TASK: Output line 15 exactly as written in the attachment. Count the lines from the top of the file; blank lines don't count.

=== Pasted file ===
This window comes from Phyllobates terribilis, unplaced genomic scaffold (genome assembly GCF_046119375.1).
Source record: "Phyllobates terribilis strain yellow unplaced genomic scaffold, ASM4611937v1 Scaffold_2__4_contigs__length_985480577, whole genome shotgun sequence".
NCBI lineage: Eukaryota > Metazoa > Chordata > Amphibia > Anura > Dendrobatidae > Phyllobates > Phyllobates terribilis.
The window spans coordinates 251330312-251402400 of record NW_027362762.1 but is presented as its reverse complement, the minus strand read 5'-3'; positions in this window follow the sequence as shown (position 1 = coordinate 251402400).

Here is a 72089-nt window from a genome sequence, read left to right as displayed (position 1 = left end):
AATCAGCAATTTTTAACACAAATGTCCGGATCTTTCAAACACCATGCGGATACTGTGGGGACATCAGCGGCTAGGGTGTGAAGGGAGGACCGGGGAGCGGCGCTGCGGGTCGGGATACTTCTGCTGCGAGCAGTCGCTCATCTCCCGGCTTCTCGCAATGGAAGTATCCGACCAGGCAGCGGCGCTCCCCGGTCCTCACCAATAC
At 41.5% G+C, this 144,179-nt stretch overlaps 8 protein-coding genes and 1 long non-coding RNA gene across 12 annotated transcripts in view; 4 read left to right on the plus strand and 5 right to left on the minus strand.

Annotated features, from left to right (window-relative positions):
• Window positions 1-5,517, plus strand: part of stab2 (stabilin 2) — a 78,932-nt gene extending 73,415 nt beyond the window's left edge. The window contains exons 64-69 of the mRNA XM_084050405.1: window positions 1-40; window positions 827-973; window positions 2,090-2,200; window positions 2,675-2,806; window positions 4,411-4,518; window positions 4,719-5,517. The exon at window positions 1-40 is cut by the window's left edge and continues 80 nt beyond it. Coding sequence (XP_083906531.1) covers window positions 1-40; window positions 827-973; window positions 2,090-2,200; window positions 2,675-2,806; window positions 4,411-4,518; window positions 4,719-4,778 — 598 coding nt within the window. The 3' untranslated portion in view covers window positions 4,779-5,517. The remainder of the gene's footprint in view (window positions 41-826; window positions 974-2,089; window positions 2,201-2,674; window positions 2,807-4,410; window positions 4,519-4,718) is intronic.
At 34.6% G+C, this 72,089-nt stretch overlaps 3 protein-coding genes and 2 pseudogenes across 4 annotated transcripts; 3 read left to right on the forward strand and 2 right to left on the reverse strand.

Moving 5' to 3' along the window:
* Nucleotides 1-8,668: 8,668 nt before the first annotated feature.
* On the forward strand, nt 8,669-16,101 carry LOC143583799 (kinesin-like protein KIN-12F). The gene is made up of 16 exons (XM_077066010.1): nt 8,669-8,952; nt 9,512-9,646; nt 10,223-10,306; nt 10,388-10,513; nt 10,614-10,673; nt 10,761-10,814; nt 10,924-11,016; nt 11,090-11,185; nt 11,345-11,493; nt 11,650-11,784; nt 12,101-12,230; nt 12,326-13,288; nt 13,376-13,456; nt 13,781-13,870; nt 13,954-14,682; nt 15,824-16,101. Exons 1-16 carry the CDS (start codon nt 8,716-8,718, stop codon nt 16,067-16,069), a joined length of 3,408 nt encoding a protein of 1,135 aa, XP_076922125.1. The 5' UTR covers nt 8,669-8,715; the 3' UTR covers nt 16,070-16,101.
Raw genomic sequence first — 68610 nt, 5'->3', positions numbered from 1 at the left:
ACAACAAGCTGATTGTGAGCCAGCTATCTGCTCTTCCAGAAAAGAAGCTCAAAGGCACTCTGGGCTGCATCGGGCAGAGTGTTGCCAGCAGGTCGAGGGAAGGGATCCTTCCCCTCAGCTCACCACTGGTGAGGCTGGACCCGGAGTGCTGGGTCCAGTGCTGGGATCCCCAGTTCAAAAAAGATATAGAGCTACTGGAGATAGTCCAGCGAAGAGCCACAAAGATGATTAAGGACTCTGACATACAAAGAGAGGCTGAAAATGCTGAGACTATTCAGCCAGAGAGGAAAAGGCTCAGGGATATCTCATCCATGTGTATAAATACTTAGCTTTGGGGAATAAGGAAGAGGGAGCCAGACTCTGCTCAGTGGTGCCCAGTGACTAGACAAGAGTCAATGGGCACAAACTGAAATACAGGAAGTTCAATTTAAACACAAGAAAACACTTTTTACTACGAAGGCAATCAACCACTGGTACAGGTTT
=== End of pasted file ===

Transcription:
ACAACAAGCTGATTGTGAGCCAGCTATCTGCTCTTCCAGAAAAGAAGCTCAAAGGCACTCTGGGCTGCATCGGGCAGAGTGTTGCCAGCAGGTCGAGGGAAGGGATCCTTCCCCTCAGCTCACCACTGGTGAGGCTGGACCCGGAGTGCTGGGTCCAGTGCTGGGATCCCCAGTTCAAAAAAGATATAGAGCTACTGGAGATAGTCCAGCGAAGAGCCACAAAGATGATTAAGGACTCTGACATACAAAGAGAGGCTGAAAATGCTGAGACTATTCAGCCAGAGAGGAAAAGGCTCAGGGATATCTCATCCATGTGTATAAATACTTAGCTTTGGGGAATAAGGAAGAGGGAGCCAGACTCTGCTCAGTGGTGCCCAGTGACTAGACAAGAGTCAATGGGCACAAACTGAAATACAGGAAGTTCAATTTAAACACAAGAAAACACTTTTTACTACGAAGGCAATCAACCACTGGTACAGGTTT